Correction: School Meals Expansion story
SALEM, Ore. (AP) — In a story May 16 about school meals programs in Oregon, The Associated Press reported erroneously the number of public school students in Oregon. There are about 580,000 students, not 400,000.
A corrected version of the story is below:
Oregon OKs largest expansion of federal free lunch program
Oregon is spending $40 million to dramatically expand the federal free breakfast and lunch program, ensuring that more than 60 percent of its 58,000 public school students will be included, the only statewide effort in the country
By SARAH ZIMMERMAN
SALEM, Ore. (AP) — Oregon is spending $40 million to dramatically expand its federal free breakfast and lunch program, ensuring that more than 60 percent of its 580,000 public school students will be included, the largest statewide effort in the country.
The program is based on providing free meals to any child whose family lives at up to three times the poverty level, which is $75,000 for a family of four.
The meals expansion program is tucked away in a new tax package for schools, a sweeping $1 billion annual investment explicitly dedicated to boosting student performance. It will be paid for through a new half a percent tax on business.
Chicago and New York City are among some major cities that offer free breakfast and lunch to all students, but this is the only statewide program according to Partners for a Hunger Free Oregon.
“Hungry kids don’t think about education nearly as much as having something in their stomach,” said Sen. Arnie Roblan, a Democrat from Coos Bay who helped craft the legislation.
Oregon will allow 761 schools to provide free lunch and breakfast to approximately 345,000 students.
One in seven households is “food insecure,” according to the Oregon Center for Public Policy, meaning that families have trouble putting food on the table and often don’t know where they’ll get their next meal.
At least 174,000 children have limited access to food, more than the population of Oregon’s second largest city, Eugene.
At least 62% of students attend a school with high federal poverty rates. These schools can get federal assistance to provide free meals to all their students no matter their income levels under the 2011 Healthy, Hunger-Free Kids Act, a policy championed by former first lady Michelle Obama.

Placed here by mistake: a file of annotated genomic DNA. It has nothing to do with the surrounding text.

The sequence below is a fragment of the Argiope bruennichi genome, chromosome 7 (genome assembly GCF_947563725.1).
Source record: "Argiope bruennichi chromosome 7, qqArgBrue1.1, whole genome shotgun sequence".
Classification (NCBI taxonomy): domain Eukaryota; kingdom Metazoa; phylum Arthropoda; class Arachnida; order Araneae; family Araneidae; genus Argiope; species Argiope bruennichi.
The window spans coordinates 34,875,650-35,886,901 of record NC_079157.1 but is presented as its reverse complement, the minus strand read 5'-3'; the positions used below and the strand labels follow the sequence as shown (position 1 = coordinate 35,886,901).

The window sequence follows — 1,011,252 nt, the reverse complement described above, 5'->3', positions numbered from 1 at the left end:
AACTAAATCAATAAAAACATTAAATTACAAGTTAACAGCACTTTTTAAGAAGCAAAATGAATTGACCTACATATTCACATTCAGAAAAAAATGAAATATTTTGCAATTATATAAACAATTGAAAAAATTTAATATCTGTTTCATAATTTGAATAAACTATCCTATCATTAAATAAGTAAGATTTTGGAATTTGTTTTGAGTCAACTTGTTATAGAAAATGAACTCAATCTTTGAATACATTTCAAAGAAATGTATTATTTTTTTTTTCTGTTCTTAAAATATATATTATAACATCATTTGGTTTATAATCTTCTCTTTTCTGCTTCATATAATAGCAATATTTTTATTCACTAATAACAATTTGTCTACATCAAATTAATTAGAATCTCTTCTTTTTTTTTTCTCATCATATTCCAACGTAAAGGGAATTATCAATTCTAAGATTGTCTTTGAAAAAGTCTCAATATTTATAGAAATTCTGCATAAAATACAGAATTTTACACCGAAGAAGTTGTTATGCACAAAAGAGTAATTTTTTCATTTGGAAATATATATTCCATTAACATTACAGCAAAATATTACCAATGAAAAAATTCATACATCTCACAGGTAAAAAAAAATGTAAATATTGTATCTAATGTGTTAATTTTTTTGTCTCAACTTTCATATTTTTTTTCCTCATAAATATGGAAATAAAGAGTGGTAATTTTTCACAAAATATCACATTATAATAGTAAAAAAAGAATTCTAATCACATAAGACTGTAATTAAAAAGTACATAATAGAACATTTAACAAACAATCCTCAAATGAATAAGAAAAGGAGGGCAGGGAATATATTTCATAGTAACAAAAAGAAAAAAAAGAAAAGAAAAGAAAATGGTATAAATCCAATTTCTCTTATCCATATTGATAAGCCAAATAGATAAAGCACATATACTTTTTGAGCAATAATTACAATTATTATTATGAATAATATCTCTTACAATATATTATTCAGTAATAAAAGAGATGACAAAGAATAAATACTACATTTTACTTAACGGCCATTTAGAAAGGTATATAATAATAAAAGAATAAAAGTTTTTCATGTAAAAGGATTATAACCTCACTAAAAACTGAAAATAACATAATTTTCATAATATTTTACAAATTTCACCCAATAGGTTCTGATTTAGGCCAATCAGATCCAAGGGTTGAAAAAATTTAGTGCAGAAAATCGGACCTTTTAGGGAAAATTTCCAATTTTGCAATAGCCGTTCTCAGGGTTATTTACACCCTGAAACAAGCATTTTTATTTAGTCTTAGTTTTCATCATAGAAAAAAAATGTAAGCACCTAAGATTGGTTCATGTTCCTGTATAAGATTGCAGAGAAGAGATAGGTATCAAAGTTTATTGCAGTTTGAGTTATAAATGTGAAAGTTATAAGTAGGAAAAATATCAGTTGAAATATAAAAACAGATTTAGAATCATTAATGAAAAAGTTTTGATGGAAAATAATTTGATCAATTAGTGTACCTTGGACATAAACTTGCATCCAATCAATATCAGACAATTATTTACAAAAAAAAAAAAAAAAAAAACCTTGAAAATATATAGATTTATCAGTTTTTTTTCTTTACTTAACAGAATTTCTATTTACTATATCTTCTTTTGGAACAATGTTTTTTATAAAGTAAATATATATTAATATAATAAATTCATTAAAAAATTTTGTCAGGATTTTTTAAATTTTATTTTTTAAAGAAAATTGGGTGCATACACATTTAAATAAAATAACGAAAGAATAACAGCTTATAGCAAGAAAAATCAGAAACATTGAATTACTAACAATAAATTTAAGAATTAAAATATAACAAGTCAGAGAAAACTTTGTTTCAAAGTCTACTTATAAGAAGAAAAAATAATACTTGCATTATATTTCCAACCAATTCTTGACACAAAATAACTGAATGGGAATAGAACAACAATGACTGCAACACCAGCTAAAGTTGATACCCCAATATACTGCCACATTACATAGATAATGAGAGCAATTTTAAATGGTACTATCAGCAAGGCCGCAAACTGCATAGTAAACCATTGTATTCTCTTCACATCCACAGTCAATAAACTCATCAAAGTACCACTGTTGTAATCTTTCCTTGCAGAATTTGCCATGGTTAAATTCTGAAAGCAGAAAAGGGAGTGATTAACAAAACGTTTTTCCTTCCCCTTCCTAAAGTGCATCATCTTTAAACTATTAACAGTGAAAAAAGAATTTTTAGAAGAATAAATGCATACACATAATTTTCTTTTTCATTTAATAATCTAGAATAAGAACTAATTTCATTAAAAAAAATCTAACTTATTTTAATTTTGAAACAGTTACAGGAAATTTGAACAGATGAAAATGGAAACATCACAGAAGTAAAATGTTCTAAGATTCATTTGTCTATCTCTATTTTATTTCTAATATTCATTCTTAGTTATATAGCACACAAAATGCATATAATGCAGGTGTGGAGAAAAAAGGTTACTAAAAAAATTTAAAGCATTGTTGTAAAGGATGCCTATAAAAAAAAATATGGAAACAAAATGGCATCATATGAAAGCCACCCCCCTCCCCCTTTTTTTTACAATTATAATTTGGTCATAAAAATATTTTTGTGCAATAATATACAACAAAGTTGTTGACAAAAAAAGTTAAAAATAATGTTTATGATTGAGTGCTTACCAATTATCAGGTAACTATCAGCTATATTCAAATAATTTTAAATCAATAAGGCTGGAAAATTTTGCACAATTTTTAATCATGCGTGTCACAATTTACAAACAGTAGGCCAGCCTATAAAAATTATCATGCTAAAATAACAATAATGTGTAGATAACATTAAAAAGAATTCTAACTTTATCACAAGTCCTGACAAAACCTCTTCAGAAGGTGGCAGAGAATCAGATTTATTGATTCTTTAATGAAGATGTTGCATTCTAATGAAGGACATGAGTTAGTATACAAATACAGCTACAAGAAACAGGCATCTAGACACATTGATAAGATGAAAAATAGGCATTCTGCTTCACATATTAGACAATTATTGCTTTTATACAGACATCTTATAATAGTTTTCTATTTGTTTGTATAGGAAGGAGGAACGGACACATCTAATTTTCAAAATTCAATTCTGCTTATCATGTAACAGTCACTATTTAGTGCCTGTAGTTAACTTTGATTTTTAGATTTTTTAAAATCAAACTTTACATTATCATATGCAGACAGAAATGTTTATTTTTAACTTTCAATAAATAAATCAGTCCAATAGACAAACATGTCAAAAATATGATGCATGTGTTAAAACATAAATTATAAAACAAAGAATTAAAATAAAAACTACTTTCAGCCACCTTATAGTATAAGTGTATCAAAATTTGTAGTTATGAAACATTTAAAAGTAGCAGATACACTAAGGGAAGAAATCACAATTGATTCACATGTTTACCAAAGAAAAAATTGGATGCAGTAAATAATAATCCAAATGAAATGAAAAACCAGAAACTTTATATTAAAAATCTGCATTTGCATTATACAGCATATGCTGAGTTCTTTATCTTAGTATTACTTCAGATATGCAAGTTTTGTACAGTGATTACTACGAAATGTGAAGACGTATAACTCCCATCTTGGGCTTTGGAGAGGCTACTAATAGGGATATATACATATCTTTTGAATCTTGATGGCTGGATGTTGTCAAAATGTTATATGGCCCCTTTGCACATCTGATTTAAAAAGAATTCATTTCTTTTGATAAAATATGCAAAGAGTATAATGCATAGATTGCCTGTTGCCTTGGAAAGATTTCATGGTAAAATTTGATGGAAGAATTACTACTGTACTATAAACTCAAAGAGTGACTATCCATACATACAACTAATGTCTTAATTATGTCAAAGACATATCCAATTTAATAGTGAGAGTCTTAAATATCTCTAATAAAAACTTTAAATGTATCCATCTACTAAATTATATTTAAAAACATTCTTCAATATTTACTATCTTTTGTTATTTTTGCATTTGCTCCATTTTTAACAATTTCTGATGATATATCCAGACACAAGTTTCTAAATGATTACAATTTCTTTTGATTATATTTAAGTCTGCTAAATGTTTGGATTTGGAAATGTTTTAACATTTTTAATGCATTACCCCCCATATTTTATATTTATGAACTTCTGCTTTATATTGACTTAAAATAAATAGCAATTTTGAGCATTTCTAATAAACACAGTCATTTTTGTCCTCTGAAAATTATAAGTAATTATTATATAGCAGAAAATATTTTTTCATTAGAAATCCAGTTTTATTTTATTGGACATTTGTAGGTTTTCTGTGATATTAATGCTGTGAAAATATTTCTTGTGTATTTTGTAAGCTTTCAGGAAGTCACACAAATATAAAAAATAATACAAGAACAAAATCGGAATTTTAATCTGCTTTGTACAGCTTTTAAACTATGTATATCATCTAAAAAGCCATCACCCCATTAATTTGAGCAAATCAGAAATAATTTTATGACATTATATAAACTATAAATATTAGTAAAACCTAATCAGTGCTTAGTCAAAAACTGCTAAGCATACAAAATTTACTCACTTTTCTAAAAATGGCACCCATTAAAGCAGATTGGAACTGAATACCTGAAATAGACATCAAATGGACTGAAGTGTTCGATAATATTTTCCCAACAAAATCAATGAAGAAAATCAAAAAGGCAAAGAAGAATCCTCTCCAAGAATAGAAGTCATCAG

But even though these schools may qualify for assistance, not all of them take advantage of it because of low federal reimbursement rates. The reimbursement rate is different for each school, depending on the school’s poverty level.
Schools with lower reimbursement rates often choose to provide free meals only to students living about two times above the federal poverty level. For a family of four, that would require an income up to $50,000.
Around a third of food insecure students in Oregon, however, live above that poverty threshold meaning they’re ineligible for free meals under the federal program, according to data from Feeding America.
Tim Sweeney, a superintendent in Oregon’s impoverished South Coast, said that his district runs a deficit because it chooses to take on the cost of feeding all its students. Many students are completely dependent on schools for food, he said.
But even with federal assistance, it costs around $25,000 a year to provide free breakfast and lunches, money Sweeney said could have gone to textbooks.
“Poverty is a huge deal here and so many students rely on schools to provide them with food and a warm place for shelter,” he said. “Food service may not be a winning game, but we know it means the world to these kids.”
Gov. Kate Brown signed the school funding tax package, but it’s likely to be referred to the voters to decide in 2020, thanks to Oregon’s robust referendum process.
Republicans, who make up the minority of the Legislature, sought to block the package by refusing to show up to the Capitol to vote, shutting down all business for a week. They returned Monday at which point the measure was swiftly approved.
Although the tax package was partisan, Roblan says this is the one provision that was never up for debate.
“This is a big buy for our state,” he said. “But there was no hesitation. This is the right thing to do.”
Follow Sarah Zimmerman on Twitter at @sarahzimm95